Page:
Here’s a creative way to help young children understand the difference between addition and subtraction. As I work on math with children in the primary grades, I have observed that while they often have an intuitive grasp of simple mathematics, they don’t connect their understanding to abstract symbols. For example, a child will definitely understand that if his best friend moves away, he has lost one friend. If, however, he sees the math problem 2-1=1, it has no meaning whatsoever.
I try to help children draw a bridge between their innate sense of math gained from real world experiences and math symbols, while also keeping them engaged and focused on the lesson. One powerful way to help focus a young child on the task is by engaging him in a storytelling process. Here’s what I did the other day with an antsy first grader.
Materials: A dry erase board, a range of colorful markers, and some kind of fun manipulatives. I have a set of colorful rubber dinosaurs and another set of cardboard ladybugs.
Activity: I lay my two-foot long dry erase board on the floor and drew a line across the middle of it. I asked the child to draw a dinosaur’s house on the top half of the board. Then I asked him to draw a park on the lower half.
To model what I wanted, I told the first story:
I placed two dinosaurs in the house and put about ten in park. I told the child that the two dinosaurs in the house were getting ready for a big party. They were going to invite some dinosaurs from the park to have supper with them. I asked the boy to move some of the dinosaurs up from the park to the house. He moved about six up to the house. Then I took another dry erase board and asked him to write down the number of the dinos that had been in the house first. He wrote down two. I then asked if he knew what symbol we would use to show that more dinos came to the house. He couldn’t remember, so I drew a plus sign, a minus sign and an equal sign. He then chose the correct symbol. I said, “This plus sign means more dinos came over to the party.” When I asked him to tell me how many dinos there were at the party after six more showed up, he counted all the dinos and told me the correct answer of eight. So I said, “If you have two dinos and six more show up, then the total number of dinos equals eight.” He nodded.
I then continued the story by saying some of the dinos were getting tired and so three of them went back to the park to take a nap.
We then associated each part of the story to the numbers and symbols he used to write an accompanying math sentence. He continually struggled to remember which math symbol stood for plus and which stood for minus.
After modeling a few more “chapters” of the dino party story, I asked the student to be the storyteller. I told him, “You tell me a story that has to do with dinos coming and going, and help me write the math sentences for it.”
That put him in charge, and then the real fun (and probably deeper learning) began.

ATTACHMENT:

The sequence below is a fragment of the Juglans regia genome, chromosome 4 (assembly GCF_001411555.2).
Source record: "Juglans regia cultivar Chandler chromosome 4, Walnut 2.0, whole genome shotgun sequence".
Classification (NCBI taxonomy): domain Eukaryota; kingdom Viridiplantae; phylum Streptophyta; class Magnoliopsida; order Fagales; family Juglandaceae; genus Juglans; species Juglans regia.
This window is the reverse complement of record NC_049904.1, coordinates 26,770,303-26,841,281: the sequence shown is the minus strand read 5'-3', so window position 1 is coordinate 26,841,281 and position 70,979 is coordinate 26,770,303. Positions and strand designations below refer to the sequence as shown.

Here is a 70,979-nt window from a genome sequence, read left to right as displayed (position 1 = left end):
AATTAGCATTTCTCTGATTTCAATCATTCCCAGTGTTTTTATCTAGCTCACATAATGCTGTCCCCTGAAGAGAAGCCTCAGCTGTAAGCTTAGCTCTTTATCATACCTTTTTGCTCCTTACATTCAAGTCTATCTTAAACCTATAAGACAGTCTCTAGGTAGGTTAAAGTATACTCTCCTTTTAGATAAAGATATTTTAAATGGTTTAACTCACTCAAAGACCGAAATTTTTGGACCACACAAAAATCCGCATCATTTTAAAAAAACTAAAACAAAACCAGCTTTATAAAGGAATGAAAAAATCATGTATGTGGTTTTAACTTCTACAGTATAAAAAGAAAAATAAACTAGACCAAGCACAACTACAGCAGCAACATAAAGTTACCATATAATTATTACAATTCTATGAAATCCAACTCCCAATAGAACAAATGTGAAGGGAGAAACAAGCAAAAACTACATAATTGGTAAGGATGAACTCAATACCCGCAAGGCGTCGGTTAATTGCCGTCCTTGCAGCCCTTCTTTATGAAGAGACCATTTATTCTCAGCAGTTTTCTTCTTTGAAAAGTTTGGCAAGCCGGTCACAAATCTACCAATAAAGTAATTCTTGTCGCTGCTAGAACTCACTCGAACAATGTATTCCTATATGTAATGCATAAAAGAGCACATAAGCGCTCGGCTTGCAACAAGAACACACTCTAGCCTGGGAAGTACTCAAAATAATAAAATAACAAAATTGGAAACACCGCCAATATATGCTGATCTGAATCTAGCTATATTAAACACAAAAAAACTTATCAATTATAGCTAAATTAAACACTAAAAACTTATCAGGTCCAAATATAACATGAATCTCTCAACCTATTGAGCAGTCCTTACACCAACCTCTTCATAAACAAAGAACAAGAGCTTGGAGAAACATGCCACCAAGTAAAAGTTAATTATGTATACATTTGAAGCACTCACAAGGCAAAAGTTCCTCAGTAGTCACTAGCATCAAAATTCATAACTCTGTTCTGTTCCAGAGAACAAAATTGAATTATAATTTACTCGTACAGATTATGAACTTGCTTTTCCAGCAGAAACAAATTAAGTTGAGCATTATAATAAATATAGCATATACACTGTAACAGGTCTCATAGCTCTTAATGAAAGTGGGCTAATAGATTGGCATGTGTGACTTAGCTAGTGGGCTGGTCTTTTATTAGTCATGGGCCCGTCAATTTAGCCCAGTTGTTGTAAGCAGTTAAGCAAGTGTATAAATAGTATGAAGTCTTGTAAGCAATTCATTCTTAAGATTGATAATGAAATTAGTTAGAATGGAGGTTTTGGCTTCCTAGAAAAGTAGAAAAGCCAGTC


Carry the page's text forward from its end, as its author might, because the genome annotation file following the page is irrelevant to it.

At first, he couldn’t think of any ideas. So I said, “Well what if the house was haunted?” That unleashed his creative flow. He said, “Seven dinos walked up to the house and they went inside. They wanted to see what was inside.”
I asked, “Was the house empty before they got there?”
When he said yes, I asked, “What number lets us know that no one is there?” He thought for a while and then wrote down a zero.
I asked, “So if six dinos came up from the park, then how would we write that. He put his two fingers together to form a cross and asked, “Is this plus?”. When I affirmed that it was, he wrote it down. When I asked, “So how many dinos showed up at the house?” he wrote down 6. When I asked, “How many dinos altogether,” he understood there were six…although he wasn’t sure how to write the equals symbol.
Then he said, “A ghost jumped out and said boo! Then two dinos got scared and ran back to the park.”
When I asked him to write what he’d just described in a math sentence, he still looked confused. So I broke it down again for him with questions.
1) How many were at the house before the ghost jumped out? He wrote down 6.
2) What’s the symbol you use when dinos leave? He wrote down a minus sign.
3) How many dinos left? He wrote 2.
4) So then how many dinos were still at the house? He said 4.
5) So what’s the symbol you use to show that if you have 6 dinos and 2 leave that 4 are still left? He wrote down the equals sign.
Then he happily made up several more sentences. Here’s one example of what he said. “The two dinos that ran back to the park told the other dinos about the ghost. Then five dinos wanted to see the ghost. They went to the house.”
We stopped to write that part of the story as a math sentence. He continued, “Then a witch came out and said boo! Eight dinos ran away!” He was laughing with delight!
While he was having fun creating stories, he was also slowly infusing the meaning of his stories into what he formerly viewed as meaningless math symbols.
The next time I saw him, he was much faster at applying the correct symbols when he translated his stories into math language. Best of all, the whole experience was fun rather than stressful.